Union Street Journal

Eighth Grade Review

Hannah Edelheit, Website Editor

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The new coming of age movie Eighth Grade is relatable and funny. It can take us all back to a time of awkward cringe moments we wished we would never have to experience again. This movie is worth seeing because it can relate to the present day teen.

      I loved this movie because it represented, for me at least, a modern growing up story for my generation.

     It is important because it gives teens a platform to talk about mental health issues that affect the transitioning time to becoming a young adult. This movie is a great film for anybody looking for a feel good movie to look back on the times of eighth grade.

      Eighth grade starts out with a young girl named Kayla (Elsie Fisher) just trying to make it through her last week of being an eighth grader.As she moves through her last week we learn that she is funny and witty as well as shy and quiet. She embodies a time that everyone goes through: being a pre-teen. The pre-teen years are about as awkward and awful as they come and Eighth Grade does great job at showing all of the silly, crazy, and heartwarming moments of becoming a young adult.

     The movie shows Kayla making videos about becoming empowered through self-confidence; however, she is the exact opposite in real life. She is shy and walks with her head down low.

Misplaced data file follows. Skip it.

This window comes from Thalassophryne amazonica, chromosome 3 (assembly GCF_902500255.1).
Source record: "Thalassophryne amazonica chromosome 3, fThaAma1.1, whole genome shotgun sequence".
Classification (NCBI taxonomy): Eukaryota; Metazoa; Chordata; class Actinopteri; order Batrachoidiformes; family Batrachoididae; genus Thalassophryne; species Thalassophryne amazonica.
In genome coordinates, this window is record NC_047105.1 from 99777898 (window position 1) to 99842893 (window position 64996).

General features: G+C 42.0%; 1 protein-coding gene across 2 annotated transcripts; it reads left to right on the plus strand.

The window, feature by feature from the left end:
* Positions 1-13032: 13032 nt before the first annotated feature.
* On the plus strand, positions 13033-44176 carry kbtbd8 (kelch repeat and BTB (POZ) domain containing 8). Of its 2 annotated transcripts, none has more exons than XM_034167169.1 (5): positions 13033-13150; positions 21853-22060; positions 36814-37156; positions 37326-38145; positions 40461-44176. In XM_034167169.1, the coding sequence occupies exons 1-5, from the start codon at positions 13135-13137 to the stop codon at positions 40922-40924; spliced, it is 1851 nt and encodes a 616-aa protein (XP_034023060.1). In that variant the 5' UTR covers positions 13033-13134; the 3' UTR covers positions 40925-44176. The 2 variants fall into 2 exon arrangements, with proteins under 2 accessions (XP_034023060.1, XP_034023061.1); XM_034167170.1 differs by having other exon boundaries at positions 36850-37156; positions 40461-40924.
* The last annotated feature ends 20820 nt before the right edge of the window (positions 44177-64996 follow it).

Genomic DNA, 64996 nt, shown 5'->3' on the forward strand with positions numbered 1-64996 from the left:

We see her try to make friends and become more popular as well as go through common things like crushes and an awkward social life.

     Bo Burnham, the writer and director of  Eighth Grade, started his career on youtube making funny videos. Burnham wanted to be able to relate with students that had the anxiety of being an adolescent.
      “‘ I was feeling a very acute anxiety from my job of performing’ he said in an National Public Radio On July 18. ‘And then I would talk about those problems in that circumstance onstage and afterwards kids- 14-13 year-old girls – would come up to me and say, ‘I know exactly what you’re going through. I’m going through it, too”’.

      About two times in the movie Kayla has a panic attack about being social or her true self. As a teenage girl growing up in a world where there is a constant pressure if you don’t look or act a certain way, I understand her pressure. I was able to identify with Kayla’s character because having an anxiety of this type was something I experienced in middle school.

      When we first see Kayla get access to the internet she purposefully likes photos in hopes of getting likes back. That totally relates back to our teenage society today because it is all about how many instagram followers you have. People always feel the need to post those cute pictures that have a nice image or message underneath it to show how popular they are.

      Burnham has interesting shots of Kayla scrolling through her phone throughout the movie. We see her looking at her phone and a translucent image of her phone screen is set up behind her looking at what pictures she is liking.

      I feel Burnham did a great job portraying the idea that every kid has fears whether big or small. He shows Kayla at a pool party and just before she goes out to talk to everyone she is in a bathroom having a panic attack. We hear her heavy breathing and her vision becomes blurry. In most high school movies we do not see that side of a character. The older high school movies show a kid being bullied and then that’s it. There is no scene where the audience is inside the characters head.   

       This film was able to bring that idea of self discovery and the fear that comes along with it to life. As Kayla put it, “You need to face your fears and let people know the real you.”

 

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Eighth Grade Review